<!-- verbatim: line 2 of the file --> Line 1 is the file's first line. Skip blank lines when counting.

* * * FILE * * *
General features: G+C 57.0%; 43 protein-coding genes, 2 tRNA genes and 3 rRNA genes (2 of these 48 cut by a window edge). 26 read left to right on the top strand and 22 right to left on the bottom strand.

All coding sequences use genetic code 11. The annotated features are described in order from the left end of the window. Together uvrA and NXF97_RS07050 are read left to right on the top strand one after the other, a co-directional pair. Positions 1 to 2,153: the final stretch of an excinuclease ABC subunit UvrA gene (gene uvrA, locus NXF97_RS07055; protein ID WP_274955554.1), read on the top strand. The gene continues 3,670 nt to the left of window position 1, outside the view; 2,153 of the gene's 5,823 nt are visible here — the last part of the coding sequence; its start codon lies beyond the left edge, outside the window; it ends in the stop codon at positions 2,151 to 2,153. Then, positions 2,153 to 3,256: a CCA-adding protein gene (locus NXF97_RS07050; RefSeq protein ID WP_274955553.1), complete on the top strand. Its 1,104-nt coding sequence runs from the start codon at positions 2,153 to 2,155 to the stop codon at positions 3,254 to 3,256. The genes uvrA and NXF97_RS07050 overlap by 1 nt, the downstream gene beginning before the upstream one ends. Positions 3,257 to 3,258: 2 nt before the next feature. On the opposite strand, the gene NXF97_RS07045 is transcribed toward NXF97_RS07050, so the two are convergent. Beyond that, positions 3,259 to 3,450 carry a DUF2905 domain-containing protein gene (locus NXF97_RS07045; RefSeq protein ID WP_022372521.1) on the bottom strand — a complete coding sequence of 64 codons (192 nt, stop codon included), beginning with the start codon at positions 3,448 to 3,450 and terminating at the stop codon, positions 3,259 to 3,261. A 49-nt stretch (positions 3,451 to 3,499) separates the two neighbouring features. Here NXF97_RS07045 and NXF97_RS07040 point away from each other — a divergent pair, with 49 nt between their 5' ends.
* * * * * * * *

All coding sequences use genetic code 11. The annotated features are described in order from the left end of the window. Together uvrA and NXF97_RS07050 are read left to right on the top strand one after the other, a co-directional pair. Positions 1 to 2,153: the final stretch of an excinuclease ABC subunit UvrA gene (gene uvrA, locus NXF97_RS07055; protein ID WP_274955554.1), read on the top strand. The gene continues 3,670 nt to the left of window position 1, outside the view; 2,153 of the gene's 5,823 nt are visible here — the last part of the coding sequence; its start codon lies beyond the left edge, outside the window; it ends in the stop codon at positions 2,151 to 2,153. Then, positions 2,153 to 3,256: a CCA-adding protein gene (locus NXF97_RS07050; RefSeq protein ID WP_274955553.1), complete on the top strand. Its 1,104-nt coding sequence runs from the start codon at positions 2,153 to 2,155 to the stop codon at positions 3,254 to 3,256. The genes uvrA and NXF97_RS07050 overlap by 1 nt, the downstream gene beginning before the upstream one ends. Positions 3,257 to 3,258: 2 nt before the next feature. On the opposite strand, the gene NXF97_RS07045 is transcribed toward NXF97_RS07050, so the two are convergent. Beyond that, positions 3,259 to 3,450 carry a DUF2905 domain-containing protein gene (locus NXF97_RS07045; RefSeq protein ID WP_022372521.1) on the bottom strand — a complete coding sequence of 64 codons (192 nt, stop codon included), beginning with the start codon at positions 3,448 to 3,450 and terminating at the stop codon, positions 3,259 to 3,261. A 49-nt stretch (positions 3,451 to 3,499) separates the two neighbouring features. Here NXF97_RS07045 and NXF97_RS07040 point away from each other — a divergent pair, with 49 nt between their 5' ends.